An Activity

To act out the book, you are going to need to set up your classroom so that students have room to move around. Here is a list of some of the prepositions in the book and a couple of ideas for how students could demonstrate them:

Across

Put a tape line down on the floor and ask your students to “walk across the tape.”

Give a student a pencil and ask her to “pass the pencil across your desk” to another student.

Have your students “walk across the sidewalk” on the way to the playground.

Put a book on the floor and “walk across” the book.

Around

Now, scatter books around on your floor and ask your students to “walk around the books.”

Ask half of your class to pick places on the floor to sit, and then ask the other half of your class to “walk around your classmates.”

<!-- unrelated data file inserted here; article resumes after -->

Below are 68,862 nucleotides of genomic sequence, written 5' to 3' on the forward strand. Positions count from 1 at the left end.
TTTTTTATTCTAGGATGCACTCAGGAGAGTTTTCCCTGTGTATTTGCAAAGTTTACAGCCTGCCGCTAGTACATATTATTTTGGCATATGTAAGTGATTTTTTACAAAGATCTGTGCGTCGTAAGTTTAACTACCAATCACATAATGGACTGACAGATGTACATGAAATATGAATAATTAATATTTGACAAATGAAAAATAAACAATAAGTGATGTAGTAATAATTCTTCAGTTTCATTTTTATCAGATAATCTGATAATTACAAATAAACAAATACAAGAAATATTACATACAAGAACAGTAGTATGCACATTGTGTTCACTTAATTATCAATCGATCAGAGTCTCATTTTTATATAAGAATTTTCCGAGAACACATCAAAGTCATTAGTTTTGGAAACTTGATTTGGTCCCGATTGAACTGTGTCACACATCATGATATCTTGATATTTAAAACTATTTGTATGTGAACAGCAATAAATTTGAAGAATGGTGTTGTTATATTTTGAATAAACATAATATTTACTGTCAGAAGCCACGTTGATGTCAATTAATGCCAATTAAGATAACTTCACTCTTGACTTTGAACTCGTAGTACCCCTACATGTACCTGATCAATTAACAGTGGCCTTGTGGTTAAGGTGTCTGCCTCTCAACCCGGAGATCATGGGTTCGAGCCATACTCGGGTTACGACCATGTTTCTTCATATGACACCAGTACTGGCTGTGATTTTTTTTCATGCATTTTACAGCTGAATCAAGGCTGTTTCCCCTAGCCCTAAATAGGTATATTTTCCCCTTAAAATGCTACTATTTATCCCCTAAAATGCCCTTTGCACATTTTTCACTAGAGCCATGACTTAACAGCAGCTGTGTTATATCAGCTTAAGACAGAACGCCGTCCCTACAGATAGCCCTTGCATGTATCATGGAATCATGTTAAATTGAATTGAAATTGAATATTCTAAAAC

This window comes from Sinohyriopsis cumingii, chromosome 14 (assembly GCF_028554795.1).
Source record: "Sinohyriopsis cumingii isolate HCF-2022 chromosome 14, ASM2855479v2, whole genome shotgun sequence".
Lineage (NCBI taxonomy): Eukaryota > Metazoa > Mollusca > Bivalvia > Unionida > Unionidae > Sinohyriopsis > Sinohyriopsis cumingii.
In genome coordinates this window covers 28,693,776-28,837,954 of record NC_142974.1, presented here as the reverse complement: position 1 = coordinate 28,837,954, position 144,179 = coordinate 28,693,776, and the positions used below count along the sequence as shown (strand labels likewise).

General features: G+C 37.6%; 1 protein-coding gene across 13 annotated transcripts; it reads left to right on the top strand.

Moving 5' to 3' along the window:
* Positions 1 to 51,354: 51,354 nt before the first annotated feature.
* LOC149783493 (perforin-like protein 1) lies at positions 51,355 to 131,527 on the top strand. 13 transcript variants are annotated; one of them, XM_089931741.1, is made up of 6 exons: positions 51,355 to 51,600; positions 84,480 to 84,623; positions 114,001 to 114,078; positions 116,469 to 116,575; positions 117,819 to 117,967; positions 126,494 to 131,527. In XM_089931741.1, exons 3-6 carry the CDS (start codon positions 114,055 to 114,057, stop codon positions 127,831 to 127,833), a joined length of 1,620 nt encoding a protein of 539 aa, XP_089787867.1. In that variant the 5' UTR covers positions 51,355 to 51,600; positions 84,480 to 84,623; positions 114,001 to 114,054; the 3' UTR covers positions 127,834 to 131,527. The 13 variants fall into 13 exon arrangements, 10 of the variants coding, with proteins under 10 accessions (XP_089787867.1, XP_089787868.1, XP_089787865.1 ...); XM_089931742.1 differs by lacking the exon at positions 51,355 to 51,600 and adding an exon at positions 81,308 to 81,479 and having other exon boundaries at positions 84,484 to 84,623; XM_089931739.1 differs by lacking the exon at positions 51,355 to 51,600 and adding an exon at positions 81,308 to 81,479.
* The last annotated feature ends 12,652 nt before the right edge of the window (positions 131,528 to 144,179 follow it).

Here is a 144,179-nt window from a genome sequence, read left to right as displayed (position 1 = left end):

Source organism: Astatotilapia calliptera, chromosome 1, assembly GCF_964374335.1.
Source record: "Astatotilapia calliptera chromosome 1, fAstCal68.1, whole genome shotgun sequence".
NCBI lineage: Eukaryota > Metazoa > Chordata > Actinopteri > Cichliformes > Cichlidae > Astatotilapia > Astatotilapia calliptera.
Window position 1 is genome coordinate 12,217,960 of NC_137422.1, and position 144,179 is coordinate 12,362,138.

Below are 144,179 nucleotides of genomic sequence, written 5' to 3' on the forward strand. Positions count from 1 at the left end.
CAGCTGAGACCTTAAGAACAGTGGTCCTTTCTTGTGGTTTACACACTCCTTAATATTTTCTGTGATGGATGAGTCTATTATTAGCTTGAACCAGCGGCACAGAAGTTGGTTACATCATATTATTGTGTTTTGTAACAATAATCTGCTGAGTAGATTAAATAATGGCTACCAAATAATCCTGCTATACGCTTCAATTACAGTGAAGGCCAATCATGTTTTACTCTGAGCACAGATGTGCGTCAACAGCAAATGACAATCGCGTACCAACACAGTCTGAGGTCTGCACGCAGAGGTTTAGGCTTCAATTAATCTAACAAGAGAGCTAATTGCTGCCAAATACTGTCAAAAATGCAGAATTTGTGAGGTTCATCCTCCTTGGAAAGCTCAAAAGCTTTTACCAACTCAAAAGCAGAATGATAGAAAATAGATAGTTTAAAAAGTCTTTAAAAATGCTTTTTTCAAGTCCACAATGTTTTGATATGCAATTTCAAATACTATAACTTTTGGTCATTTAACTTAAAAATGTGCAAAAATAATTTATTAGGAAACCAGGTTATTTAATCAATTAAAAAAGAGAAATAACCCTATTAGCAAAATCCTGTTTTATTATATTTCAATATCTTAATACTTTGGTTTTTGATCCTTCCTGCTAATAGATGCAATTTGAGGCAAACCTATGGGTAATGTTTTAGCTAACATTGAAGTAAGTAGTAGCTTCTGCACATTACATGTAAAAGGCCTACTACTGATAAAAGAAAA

Over

Once again, place something on the floor such as a textbook and ask your students to “step over the textbooks.”

Create several parallel tape lines on the floor and ask your students to “hop over the lines.”

Past

Expand student learning even ask you travel around the school building by asking your students to “form a line past the cafeteria” on their way to lunch.

Before your students can start playing at recess, ask them to “walk past the swings” before they start talking or running.

Through

Invite your students to use their brains and ask them things that they can “walk through.” They should come up with ideas such as walking through the door to get into the classroom.

Under

The students will really enjoy “under” if you allow them to “crawl under their desks/tables.” This is something that we usually discourage students from doing, but they will be able to remember prepositions if they are able to act them out!